Cruz attended high school at Faith West Academy in Katy, Texas,[36] and later graduated from Second Baptist High School in Houston as valedictorian in 1988.[28][37][38] During high school, Cruz participated in a Houston-based group called the Free Market Education Foundation where he learned about free-market economic philosophers such as Milton Friedman, Friedrich Hayek, Frédéric Bastiat and Ludwig von Mises.[39] The program was run by Rolland Storey and Cruz entered the program at the age of 13.[25] At the same time, he changed his nickname from "Felito" to "Ted" after being teased about it by his peers.[40] Cruz was involved in theater during high school, though chose not to pursue an acting career. He would later say that he did not think he had the talent to succeed. Cruz later claimed to regret not serving in the military, saying he respected it "immensely."[41]

Cruz graduated cum laude from Princeton University with a Bachelor of Arts in Public Policy[42] from the Woodrow Wilson School of Public and International Affairs in 1992.[5][7] While at Princeton, he competed for the American Whig-Cliosophic Society's Debate Panel and won the top speaker award at both the 1992 U.S. National Debating Championship and the 1992 North American Debating Championship.[43] In 1992, he was named U.S. National Speaker of the Year, as well as Team of the Year, with his debate partner, David Panton.[43] Cruz and Panton represented Harvard Law School at the 1995 World Debating Championship, making it to the semi-finals, where they lost to a team from Australia.[44][45][46] Princeton's debate team later named their annual novice championship after Cruz.[46]

Cruz's senior thesis on the separation of powers, titled "Clipping the Wings of Angels," draws its inspiration from a passage attributed to President James Madison: "If angels were to govern men, neither external nor internal controls on government would be necessary." Cruz argued that the drafters of the Constitution intended to protect the rights of their constituents, and that the last two items in the Bill of Rights offer an explicit stop against an all-powerful state. Cruz wrote: "They simply do so from different directions. The Tenth stops new powers, and the Ninth fortifies all other rights, or non-powers."[31][47]

After graduating from Princeton, Cruz attended [11]

Cruz currently serves on the Board of Advisors of the [11][53]

Legal career


Ted Cruz speaking in Nashua, New Hampshire.

Cruz served as a [11] and William Rehnquist, Chief Justice of the United States in 1996.[7] Cruz was the first Hispanic to clerk for a Chief Justice of the United States.[54]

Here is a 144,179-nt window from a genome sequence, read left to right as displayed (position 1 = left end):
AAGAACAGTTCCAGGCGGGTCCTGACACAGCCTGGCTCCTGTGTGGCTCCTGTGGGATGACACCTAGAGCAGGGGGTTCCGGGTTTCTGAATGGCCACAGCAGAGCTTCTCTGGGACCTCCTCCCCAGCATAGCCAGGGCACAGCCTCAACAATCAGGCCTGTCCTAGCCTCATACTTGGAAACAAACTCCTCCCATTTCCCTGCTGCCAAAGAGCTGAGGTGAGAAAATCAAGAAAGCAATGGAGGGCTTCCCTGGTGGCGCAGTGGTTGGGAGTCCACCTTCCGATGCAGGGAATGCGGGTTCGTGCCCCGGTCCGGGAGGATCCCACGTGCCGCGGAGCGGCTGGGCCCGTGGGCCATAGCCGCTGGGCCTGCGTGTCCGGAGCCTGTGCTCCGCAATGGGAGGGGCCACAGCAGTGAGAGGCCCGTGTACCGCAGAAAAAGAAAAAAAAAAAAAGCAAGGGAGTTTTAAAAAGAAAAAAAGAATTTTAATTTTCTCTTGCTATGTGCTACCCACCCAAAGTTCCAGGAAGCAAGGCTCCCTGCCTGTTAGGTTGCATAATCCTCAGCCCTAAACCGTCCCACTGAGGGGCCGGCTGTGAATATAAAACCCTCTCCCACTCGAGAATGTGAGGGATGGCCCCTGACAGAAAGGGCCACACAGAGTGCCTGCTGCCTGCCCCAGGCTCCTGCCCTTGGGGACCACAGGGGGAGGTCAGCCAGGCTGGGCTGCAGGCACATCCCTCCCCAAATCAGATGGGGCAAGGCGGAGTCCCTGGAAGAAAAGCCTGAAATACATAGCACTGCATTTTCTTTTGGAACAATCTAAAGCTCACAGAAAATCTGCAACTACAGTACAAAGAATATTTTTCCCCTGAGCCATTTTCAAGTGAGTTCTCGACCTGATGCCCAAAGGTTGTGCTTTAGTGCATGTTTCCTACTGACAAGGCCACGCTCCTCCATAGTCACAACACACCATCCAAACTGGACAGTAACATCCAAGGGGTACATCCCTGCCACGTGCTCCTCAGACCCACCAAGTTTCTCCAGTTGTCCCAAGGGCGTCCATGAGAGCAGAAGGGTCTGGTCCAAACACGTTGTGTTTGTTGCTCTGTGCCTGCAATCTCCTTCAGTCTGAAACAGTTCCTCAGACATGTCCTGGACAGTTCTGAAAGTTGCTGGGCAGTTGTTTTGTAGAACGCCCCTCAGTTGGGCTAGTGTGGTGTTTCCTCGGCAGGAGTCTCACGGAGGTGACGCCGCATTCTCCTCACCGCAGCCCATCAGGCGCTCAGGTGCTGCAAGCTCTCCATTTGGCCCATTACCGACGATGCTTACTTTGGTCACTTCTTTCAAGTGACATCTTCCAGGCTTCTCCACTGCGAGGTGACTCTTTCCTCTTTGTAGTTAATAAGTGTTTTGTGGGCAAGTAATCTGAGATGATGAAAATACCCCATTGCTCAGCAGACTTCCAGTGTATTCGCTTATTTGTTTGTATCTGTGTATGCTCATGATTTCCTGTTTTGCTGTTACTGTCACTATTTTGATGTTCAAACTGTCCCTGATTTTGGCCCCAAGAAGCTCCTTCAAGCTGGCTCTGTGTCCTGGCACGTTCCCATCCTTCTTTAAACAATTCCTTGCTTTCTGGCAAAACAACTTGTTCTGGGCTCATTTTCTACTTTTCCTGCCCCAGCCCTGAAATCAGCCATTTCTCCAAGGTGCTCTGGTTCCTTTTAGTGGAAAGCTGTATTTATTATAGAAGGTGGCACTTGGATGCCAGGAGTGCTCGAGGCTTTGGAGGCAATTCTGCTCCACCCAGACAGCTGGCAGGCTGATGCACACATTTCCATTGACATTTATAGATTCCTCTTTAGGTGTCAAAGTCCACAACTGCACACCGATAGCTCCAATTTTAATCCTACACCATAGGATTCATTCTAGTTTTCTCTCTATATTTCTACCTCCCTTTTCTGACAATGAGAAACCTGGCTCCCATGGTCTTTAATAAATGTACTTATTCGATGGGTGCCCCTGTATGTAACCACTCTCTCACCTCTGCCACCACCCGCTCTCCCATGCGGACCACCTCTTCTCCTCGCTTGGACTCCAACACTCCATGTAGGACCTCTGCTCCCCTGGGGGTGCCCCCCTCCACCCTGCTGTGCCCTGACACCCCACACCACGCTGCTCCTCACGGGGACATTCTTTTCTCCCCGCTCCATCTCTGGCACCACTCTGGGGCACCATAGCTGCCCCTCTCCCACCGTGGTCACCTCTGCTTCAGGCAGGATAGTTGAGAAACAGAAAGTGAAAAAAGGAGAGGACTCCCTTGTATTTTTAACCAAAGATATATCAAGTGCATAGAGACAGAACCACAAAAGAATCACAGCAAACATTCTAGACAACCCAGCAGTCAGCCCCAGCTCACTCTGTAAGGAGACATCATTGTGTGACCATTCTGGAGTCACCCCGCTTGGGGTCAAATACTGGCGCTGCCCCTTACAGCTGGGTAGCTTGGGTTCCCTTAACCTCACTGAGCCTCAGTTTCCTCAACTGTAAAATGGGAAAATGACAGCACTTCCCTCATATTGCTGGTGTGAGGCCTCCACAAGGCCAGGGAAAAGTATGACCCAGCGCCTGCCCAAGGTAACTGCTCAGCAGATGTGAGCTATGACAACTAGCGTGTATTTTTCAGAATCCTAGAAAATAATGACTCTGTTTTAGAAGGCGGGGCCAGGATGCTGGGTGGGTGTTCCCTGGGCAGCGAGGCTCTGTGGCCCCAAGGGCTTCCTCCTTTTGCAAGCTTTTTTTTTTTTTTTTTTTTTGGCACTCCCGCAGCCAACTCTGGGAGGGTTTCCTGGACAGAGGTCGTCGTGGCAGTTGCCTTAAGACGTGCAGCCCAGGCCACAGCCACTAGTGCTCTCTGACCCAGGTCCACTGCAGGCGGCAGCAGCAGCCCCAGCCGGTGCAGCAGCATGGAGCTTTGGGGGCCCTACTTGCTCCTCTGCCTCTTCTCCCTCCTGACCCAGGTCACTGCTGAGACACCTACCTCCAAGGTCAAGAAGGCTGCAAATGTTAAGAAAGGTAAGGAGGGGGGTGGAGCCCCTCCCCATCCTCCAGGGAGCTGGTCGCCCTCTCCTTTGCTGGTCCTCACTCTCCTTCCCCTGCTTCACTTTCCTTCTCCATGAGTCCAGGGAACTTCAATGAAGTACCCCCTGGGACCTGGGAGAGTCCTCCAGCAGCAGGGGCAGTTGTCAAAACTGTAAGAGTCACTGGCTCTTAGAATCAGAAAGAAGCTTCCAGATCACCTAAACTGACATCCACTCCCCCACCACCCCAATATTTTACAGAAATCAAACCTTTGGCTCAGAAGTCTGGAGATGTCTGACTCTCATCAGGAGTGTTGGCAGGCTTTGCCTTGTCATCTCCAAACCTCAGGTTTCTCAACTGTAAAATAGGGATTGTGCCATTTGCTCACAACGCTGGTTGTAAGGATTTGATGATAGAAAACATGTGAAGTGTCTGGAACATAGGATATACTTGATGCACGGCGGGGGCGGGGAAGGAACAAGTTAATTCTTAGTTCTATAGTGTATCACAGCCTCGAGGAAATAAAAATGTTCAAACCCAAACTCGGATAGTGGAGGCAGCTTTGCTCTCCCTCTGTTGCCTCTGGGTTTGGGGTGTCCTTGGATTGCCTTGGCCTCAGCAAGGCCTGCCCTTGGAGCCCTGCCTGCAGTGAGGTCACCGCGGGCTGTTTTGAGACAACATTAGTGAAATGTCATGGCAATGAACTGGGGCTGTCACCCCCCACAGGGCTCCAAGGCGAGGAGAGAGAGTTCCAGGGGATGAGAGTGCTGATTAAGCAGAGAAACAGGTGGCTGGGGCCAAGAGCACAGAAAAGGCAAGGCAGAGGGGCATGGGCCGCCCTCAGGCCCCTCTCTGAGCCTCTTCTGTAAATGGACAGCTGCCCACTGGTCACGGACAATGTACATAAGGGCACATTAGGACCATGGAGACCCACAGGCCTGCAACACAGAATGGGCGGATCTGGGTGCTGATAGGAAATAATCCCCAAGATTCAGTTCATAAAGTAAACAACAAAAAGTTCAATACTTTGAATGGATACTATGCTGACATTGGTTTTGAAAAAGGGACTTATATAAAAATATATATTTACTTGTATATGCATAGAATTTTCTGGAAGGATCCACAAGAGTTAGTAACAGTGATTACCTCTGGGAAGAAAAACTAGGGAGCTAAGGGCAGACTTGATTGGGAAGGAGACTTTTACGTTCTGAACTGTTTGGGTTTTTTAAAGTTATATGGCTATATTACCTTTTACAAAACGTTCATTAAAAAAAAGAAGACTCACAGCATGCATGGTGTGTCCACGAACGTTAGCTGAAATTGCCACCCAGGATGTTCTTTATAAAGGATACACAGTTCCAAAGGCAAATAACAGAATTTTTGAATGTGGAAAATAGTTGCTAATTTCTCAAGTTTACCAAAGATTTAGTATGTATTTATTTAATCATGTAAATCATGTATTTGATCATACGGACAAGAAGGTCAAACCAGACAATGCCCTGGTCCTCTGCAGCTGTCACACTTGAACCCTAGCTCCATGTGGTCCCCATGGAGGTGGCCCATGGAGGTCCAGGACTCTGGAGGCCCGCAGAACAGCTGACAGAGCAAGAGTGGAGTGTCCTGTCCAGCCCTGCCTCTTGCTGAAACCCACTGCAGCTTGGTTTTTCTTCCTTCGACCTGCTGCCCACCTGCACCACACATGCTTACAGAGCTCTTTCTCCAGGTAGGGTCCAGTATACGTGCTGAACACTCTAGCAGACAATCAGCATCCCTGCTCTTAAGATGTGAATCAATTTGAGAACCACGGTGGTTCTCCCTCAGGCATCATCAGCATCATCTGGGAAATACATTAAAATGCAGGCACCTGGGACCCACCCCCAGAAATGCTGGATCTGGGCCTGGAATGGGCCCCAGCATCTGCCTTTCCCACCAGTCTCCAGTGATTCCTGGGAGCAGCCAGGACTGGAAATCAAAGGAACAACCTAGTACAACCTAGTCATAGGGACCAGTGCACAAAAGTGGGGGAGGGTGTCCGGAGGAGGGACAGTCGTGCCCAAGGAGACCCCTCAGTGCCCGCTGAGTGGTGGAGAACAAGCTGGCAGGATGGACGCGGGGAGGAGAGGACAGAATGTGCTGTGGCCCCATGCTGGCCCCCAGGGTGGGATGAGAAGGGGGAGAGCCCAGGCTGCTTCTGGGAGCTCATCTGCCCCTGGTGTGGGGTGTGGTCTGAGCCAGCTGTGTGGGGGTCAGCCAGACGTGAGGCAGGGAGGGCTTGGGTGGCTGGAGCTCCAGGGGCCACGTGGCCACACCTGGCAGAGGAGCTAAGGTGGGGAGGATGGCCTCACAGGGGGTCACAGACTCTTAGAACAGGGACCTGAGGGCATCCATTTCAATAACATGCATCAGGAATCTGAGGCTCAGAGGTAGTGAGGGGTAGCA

Private practice

After Cruz finished his clerkships, he took a position with Cooper, Carvin & Rosenthal, now known as Cooper & Kirk, LLC, from 1997 to 1998.[55] While with the firm, Cruz worked on matters relating to the National Rifle Association, and helped prepare testimony for the impeachment proceedings against President Clinton.[56] Cruz also served as private counsel for Congressman John Boehner during Boehner's lawsuit against Congressman Jim McDermott for releasing a tape recording of a Boehner telephone conversation.[57]

Bush Administration

Cruz joined the [11][49] in which he wrote a U.S. Supreme Court brief on behalf of all 50 states.[65] The Supreme Court upheld the position of Cruz’s brief.

Cruz served as lead counsel for the state and successfully defended the multiple litigation challenges to the 2003 Texas congressional redistricting plan in state and federal district courts and before the U.S. Supreme Court, which was decided 5–4 in his favor in [11][66]

Cruz also successfully defended, in Vienna Convention on Consular Relations by failing to notify the convicted nationals of their opportunity to receive legal aid from the Mexican consulate.[56][67] They based their case on a decision of the International Court of Justice in the Avena case which ruled that by failing to allow access to the Mexican consulate, the US had breached its obligations under the Convention.[68] Texas won the case in a 6–3 decision, the Supreme Court holding that ICJ decisions were not binding in domestic law and that the President had no power to enforce them.[56][67]